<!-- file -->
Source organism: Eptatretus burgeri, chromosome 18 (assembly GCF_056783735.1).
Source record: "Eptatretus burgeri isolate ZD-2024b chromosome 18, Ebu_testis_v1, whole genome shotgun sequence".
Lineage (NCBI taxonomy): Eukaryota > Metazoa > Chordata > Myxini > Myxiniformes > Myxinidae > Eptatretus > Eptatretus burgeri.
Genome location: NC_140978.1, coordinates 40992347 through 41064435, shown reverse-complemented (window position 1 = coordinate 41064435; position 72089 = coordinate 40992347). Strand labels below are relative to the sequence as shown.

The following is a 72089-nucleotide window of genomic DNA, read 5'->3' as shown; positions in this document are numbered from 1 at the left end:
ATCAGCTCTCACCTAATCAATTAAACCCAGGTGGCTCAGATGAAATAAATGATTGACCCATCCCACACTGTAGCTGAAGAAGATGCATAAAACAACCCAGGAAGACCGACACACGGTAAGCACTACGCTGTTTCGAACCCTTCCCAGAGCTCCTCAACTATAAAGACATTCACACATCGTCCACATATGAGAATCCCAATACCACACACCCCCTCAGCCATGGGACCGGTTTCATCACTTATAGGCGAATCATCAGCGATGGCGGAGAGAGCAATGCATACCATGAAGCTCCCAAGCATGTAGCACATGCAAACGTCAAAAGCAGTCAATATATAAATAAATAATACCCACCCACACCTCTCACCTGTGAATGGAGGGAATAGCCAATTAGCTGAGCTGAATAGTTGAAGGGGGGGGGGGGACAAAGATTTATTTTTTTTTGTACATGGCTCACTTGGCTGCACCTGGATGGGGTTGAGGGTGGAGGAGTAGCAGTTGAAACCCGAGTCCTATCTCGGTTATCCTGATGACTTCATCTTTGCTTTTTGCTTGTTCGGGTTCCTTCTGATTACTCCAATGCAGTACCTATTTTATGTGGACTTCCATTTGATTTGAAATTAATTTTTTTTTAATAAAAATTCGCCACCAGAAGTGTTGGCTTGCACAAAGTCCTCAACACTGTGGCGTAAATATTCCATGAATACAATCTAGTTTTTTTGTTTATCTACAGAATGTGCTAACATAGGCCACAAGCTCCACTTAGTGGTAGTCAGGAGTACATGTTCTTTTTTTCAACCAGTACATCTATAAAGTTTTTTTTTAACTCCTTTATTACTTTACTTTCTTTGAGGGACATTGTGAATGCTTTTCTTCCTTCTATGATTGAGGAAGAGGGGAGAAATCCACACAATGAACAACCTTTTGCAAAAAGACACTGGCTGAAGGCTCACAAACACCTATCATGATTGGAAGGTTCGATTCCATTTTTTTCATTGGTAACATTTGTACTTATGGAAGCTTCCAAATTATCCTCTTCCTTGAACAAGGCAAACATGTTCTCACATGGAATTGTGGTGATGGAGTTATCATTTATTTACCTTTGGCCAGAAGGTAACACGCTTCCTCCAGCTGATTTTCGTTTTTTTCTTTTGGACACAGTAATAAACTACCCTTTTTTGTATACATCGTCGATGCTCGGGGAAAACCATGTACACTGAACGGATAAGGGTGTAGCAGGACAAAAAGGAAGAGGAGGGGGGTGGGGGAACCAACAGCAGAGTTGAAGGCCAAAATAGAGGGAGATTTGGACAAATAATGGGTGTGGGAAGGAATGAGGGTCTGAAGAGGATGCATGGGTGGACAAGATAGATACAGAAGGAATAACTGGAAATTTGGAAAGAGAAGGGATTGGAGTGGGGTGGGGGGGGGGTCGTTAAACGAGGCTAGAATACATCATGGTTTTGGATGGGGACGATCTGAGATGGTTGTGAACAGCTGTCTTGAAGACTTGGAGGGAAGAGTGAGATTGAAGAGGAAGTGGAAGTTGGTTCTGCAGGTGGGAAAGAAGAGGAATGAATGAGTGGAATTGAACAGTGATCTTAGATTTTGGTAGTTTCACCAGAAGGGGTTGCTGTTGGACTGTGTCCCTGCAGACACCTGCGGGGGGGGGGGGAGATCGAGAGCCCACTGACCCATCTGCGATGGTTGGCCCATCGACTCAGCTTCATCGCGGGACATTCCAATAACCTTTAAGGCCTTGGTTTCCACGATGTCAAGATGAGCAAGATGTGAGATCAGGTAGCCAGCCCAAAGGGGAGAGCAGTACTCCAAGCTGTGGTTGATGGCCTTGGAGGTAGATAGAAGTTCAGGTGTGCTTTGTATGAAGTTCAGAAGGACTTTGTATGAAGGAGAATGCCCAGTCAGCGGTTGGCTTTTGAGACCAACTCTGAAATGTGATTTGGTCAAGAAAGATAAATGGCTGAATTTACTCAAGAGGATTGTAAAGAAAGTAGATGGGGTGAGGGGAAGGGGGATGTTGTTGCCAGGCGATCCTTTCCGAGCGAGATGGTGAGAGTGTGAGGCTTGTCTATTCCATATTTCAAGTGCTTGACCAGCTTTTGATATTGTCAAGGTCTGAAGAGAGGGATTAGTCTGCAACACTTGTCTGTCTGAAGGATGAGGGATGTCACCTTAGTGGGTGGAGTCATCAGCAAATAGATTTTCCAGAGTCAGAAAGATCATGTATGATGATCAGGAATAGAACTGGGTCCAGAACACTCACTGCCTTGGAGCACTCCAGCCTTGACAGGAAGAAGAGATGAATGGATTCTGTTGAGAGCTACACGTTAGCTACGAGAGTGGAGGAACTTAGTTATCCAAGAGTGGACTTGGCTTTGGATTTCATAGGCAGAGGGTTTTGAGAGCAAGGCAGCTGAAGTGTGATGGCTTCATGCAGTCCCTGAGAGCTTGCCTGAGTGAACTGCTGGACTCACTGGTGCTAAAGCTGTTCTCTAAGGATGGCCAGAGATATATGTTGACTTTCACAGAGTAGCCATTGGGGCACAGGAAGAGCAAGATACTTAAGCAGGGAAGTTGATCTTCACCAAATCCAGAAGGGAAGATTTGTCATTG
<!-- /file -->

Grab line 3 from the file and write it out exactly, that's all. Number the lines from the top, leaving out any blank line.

Lineage (NCBI taxonomy): Eukaryota > Metazoa > Chordata > Myxini > Myxiniformes > Myxinidae > Eptatretus > Eptatretus burgeri.